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I wrote a data model, into one class I need to merge 3 arrays. These arrays has a fixed size (of course) and initialized to null. I use this code :

public static <T> T[] merge(T[]... arrays) {
    int size = 0;
    for (T[] array : arrays) {
        size += array.length;
    }

    T[] merged = (T[]) Array.newInstance(arrays[0][0].getClass(), size);

    int start = 0;
    for (T[] array : arrays) {
        System.arraycopy(array, 0,
           merged, start, array.length);
        start += array.length;
    }
    return (T[]) merged;
}

This line is not correct :

T[] merged = (T[]) Array.newInstance(arrays[0][0].getClass(), size);

I need to precise which class I use, but I get a null pointer !

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3 Answers 3

up vote 2 down vote accepted

I would leverage the Collections library

public static <T> T[] merge(T[]... arrays) {    
    List<T> list = new LinkedList<T>();
    for(T[] array : arrays) {
        for(T t : array) {
            list.add(t);
        }
    }
    return (T[])(list.toArray());    
}

Test program:

import java.util.*;
class Merger {
    // break out total length logic. Will probably be inlined, but this seems like
    // functionality that deserves its own method.
    public static <T> int totalLength(T[]... arrays) {
        int length = 0;
        for(T[] arr : arrays) length += arr.length;
        return length;
    }

    public static <T> T[] merge(T[]... arrays) {
        int length = totalLength(arrays);
        if(length == 0) return (T[])new Object[0];
        List<T> list = new ArrayList<T>(length);
        for(T[] array : arrays) {
            for(T t : array) {
                list.add(t);
            }
        }
        return (T[])(list.toArray(arrays[0])); 
    }

    public static void main(String[] args) {
        String[] first = new String[] { "This", "is", "a", "test" };
        String[] second = new String[] { "of", "the", "merger" };
        String[] third = new String[] { "and", "it", "works!" };

        String[] merged = merge(first,second,third);
        for(String s : merged) System.out.println(s);

        // validate that it works for merging all 0 arrays:
        merge();
    }
}
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Creating an ArrayList with the proper capacity would be faster. –  SLaks Oct 18 '11 at 0:03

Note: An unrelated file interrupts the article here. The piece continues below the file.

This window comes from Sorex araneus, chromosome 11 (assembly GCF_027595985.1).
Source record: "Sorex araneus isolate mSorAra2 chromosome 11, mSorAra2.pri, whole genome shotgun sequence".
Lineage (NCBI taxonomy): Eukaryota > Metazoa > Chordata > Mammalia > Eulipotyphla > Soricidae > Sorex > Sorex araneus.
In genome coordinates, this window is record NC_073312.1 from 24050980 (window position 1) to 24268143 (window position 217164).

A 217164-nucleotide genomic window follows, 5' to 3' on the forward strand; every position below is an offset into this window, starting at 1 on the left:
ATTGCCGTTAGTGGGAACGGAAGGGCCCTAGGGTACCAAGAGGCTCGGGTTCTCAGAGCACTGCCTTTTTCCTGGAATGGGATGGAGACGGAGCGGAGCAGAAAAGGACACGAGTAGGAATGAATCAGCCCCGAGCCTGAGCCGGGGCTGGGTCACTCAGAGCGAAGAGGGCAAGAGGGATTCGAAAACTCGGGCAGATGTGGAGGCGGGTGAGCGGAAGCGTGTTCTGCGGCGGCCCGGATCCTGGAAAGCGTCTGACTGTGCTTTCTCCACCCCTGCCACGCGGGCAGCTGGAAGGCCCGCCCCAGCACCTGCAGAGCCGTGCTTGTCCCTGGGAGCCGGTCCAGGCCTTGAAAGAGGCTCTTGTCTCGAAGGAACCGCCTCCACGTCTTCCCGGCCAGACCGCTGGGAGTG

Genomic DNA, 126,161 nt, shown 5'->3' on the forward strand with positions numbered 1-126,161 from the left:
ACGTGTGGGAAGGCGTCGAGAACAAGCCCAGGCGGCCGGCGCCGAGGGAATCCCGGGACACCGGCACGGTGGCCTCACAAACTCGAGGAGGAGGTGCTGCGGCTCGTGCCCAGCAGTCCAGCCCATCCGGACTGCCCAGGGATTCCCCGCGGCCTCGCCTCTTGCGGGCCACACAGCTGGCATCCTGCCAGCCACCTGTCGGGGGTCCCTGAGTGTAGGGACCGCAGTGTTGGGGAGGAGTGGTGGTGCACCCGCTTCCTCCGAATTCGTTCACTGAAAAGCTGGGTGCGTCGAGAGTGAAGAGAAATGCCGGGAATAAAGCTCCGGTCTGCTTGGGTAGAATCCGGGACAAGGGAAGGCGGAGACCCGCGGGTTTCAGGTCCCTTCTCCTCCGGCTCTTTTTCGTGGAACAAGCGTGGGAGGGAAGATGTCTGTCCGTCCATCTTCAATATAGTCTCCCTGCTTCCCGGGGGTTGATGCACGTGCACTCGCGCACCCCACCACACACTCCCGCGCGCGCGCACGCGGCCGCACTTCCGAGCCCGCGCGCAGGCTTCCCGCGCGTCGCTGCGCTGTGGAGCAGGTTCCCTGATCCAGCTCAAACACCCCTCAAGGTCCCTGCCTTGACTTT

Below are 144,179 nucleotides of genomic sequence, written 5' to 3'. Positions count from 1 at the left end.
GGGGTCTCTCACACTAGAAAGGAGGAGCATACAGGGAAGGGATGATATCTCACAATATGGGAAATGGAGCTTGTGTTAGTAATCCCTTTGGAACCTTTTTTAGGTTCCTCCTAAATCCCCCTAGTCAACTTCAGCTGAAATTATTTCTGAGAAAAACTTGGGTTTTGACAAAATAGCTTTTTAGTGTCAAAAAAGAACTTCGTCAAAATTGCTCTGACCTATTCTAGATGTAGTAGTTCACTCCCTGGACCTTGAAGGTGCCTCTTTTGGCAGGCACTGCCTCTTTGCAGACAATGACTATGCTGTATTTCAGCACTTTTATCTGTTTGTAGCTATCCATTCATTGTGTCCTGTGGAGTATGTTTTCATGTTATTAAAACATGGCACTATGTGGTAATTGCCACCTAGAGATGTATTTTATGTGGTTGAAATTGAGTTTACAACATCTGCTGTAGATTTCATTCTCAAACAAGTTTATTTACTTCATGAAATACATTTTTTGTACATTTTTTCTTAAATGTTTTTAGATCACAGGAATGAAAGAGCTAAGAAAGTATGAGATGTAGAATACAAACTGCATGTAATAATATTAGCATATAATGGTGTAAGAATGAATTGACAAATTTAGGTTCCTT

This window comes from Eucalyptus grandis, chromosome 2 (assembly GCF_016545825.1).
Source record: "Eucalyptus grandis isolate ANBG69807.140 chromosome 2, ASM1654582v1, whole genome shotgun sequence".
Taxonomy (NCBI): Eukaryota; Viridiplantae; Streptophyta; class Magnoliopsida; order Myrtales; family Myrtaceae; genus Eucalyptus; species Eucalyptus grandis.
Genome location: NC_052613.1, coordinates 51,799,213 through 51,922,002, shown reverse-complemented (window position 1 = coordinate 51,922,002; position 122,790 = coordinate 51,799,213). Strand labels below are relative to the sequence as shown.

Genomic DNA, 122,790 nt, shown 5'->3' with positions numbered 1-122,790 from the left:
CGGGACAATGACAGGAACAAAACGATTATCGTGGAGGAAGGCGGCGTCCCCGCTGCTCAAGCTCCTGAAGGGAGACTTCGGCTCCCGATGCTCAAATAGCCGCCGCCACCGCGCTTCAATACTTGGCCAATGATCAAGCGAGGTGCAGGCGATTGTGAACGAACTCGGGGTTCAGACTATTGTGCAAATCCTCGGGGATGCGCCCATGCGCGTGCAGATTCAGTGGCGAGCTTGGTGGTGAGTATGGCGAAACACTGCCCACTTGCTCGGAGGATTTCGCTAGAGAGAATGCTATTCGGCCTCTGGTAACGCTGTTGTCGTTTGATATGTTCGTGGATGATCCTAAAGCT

@SLaks Marginally faster, perhaps. I think that falls under the "97%" of inefficiencies to ignore until it shows itself to be problem, personally. But I agree that it would be faster to do it that way. –  corsiKa Oct 18 '11 at 0:06
    
Indeed... I believe the List interface supports a toArray() method, but it will naturally be faster with an ArrayList. –  bdares Oct 18 '11 at 0:06
    
@bdares I would venture to say that the act of creating the array would be almost identical time on the LinkedList versus ArrayList. The difference would be in doing one memory allocation of an array as opposed to n Node objects. –  corsiKa Oct 18 '11 at 0:08
    
I disagree here: ArrayList tends to be faster than LinkedList even if the size is default. Non-local access in LinkedList makes it dying slow, unfortunately. So I'd say it's not those 97%—it's just using the simplest thing that works and only stepping away if you know why you're doing that. –  alf Oct 18 '11 at 0:09
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You can find the type of the item in the array since there is no item in the array.
null doesn't have a type.

Instead, you can get the type of the array itself by writing arrays[0].getClass().getComponentType()

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Try the following:

String[] strings = new String[3];
Class stringArrayClass = strings.getClass();
Class stringArrayComponentType = stringArrayClass.getComponentType();
System.out.println(stringArrayComponentType);

as described at http://tutorials.jenkov.com/java-reflection/arrays.html#componenttype

Note also that you need to pass component rather than array type to Arrays.create.

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